Comparative study of the efficacy and safety of minimally invasive interlaminar full-endoscopic discectomy versus conventional microscopic discectomy in single-level lumbar herniated intervertebral disc (ENDO-F Trial): a multicenter, prospective, randomized controlled trial protocol

Jin Sung Kim, Jun Ho Lee, Junseok Bae, Dong Chan Lee, Sang Ha Shin, Han Joong Keum, Young Soo Choi, Sang Soo Eun, Seung Ho Shin, Hyun Jin Hong, Ji Yeon Kim, Tae Hyun Kim, Woojung Lim, Junghoon Kim, Sang Min Park, Hyun Jin Park, Hong Jae Lee

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Abstract

Background: Advances in minimally invasive surgery have expanded the indications for interlaminar full-endoscopic discectomy. Although the clinical outcomes for this approach may be equivalent to those of conventional microscopic discectomy, the supporting evidence is still based on small, single-center, prospective, and retrospective studies. Therefore, a multicenter randomized controlled trial is warranted. Methods: This will be a prospective, multicenter, randomized controlled trial comparing the efficacy and safety of interlaminar full-endoscopic discectomy to those of conventional microscopic discectomy. The trial will enroll 100 participants with a lumbar disc herniation, 50 in each group. The primary outcome will be the Oswestry Disability Index (ODI) score at 12 months post-surgery. Secondary outcomes will be back and leg pain (visual analog scale); the ODI; the EuroQol-5-dimension score; patient satisfaction; and walking distance/time and time to return to daily activities post-surgery. Surgical outcomes will include postoperative drainage, operative time, duration of hospital stay, postoperative creatine kinase level as an indicator of muscle injury, and postoperative scarring. Postoperative magnetic resonance imaging, computed tomography, and simple radiography will be performed to evaluate radiographic outcomes between the two surgical approaches. Surgery-related complications and adverse effects will be evaluated as safety outcomes. A single assessor at each participating hospital, blinded to group allocation, will assess the enrolled participants at baseline, at 2 weeks, and at 3, 6, and 12 months postoperatively. Discussion: This trial is designed to determine whether interlaminar full-endoscopic discectomy is clinically comparable to microscopic discectomy to treat lumbar disc herniations. All efforts will be made to reduce bias, including adequate sample size, blinded analyses, and multicenter prospective registration. The outcomes will inform practice, providing the evidence needed for using interlaminar full-endoscopic over microscopic discectomy by confirming the potential of this technique to improve patient satisfaction and clinical outcomes. Trial registration: Clinical Research Information Service; cris.nih.go.kr. (KCT0006277); protocol version (v1, June 8, 2021).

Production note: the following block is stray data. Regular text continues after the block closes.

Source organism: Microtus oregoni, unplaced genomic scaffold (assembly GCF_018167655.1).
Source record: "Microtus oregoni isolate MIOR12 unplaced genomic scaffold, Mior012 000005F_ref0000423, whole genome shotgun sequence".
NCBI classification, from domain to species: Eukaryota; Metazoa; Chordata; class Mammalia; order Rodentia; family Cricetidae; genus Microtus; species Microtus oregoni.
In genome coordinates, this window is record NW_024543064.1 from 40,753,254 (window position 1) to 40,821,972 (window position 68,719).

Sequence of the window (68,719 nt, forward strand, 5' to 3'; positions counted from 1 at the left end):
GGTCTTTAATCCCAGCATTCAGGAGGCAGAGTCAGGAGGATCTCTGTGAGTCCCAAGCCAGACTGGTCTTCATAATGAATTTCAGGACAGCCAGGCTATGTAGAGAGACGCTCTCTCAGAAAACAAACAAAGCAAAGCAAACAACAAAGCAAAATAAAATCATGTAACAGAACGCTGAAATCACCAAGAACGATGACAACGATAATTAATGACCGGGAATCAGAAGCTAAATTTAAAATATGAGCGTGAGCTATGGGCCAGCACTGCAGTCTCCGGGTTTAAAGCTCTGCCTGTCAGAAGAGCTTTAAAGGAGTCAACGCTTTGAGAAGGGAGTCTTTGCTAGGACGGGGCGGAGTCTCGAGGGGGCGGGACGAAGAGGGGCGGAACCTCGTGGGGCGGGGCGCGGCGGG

Original languageEnglish
Article number187
JournalJournal of Orthopaedic Surgery and Research
Volume17
Issue number1
DOIs
StatePublished - Dec 2022
Externally publishedYes

Keywords

  • Conventional microscopic discectomy
  • Interlaminar full-endoscopic discectomy
  • Lumbar disc herniation
  • Minimally invasive surgery
  • Study protocol

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